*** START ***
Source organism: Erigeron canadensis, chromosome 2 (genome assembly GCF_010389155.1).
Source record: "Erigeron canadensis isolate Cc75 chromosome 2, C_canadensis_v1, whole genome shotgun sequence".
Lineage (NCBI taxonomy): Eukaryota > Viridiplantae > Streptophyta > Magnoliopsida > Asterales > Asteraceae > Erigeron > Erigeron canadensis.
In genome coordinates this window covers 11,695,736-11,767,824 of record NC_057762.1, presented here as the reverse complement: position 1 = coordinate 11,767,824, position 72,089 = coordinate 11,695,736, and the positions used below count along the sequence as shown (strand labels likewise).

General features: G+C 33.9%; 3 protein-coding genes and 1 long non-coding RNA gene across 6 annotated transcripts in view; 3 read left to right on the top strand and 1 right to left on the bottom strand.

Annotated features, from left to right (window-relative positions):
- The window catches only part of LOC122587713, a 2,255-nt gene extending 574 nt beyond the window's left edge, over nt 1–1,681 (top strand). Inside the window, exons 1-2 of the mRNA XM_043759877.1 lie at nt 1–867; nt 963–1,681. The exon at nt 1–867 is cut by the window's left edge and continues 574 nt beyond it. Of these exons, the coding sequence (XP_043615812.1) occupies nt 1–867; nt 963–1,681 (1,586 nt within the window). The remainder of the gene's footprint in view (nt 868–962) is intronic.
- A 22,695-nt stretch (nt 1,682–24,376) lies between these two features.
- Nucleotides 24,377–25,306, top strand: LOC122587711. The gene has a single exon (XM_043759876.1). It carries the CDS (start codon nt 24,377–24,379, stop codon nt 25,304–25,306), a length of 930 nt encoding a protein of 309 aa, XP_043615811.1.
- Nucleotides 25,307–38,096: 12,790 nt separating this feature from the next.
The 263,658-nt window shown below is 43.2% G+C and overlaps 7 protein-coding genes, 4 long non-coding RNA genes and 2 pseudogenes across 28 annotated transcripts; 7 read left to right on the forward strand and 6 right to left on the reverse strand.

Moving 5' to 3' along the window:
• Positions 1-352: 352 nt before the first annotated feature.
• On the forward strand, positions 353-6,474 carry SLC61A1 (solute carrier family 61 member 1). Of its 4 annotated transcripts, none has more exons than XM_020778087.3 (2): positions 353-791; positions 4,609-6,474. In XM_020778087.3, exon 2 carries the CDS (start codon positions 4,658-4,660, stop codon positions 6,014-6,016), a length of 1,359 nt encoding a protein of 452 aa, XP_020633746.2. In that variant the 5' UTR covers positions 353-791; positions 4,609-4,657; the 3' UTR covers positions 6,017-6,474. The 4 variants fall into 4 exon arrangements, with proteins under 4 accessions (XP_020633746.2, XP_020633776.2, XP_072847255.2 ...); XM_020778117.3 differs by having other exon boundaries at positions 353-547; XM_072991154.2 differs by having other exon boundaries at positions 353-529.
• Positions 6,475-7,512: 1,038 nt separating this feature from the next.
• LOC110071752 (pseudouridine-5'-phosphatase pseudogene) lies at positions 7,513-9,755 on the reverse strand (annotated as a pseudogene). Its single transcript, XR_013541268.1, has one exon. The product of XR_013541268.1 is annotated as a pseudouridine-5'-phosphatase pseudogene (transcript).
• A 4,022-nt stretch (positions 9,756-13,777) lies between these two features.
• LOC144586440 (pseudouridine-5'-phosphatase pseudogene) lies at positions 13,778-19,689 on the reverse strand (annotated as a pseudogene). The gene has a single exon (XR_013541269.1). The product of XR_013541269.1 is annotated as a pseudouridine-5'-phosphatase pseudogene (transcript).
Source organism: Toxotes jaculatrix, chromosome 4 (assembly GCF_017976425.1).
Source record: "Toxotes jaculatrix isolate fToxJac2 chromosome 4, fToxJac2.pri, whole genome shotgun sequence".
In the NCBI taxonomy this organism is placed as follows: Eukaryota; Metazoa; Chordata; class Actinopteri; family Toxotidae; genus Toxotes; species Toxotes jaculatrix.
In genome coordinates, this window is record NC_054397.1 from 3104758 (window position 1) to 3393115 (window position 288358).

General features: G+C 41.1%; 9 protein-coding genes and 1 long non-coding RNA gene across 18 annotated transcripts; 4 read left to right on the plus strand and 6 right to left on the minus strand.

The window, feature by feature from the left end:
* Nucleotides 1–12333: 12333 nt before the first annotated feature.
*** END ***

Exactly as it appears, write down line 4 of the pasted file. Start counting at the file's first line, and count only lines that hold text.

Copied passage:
In genome coordinates this window covers 11,695,736-11,767,824 of record NC_057762.1, presented here as the reverse complement: position 1 = coordinate 11,767,824, position 72,089 = coordinate 11,695,736, and the positions used below count along the sequence as shown (strand labels likewise).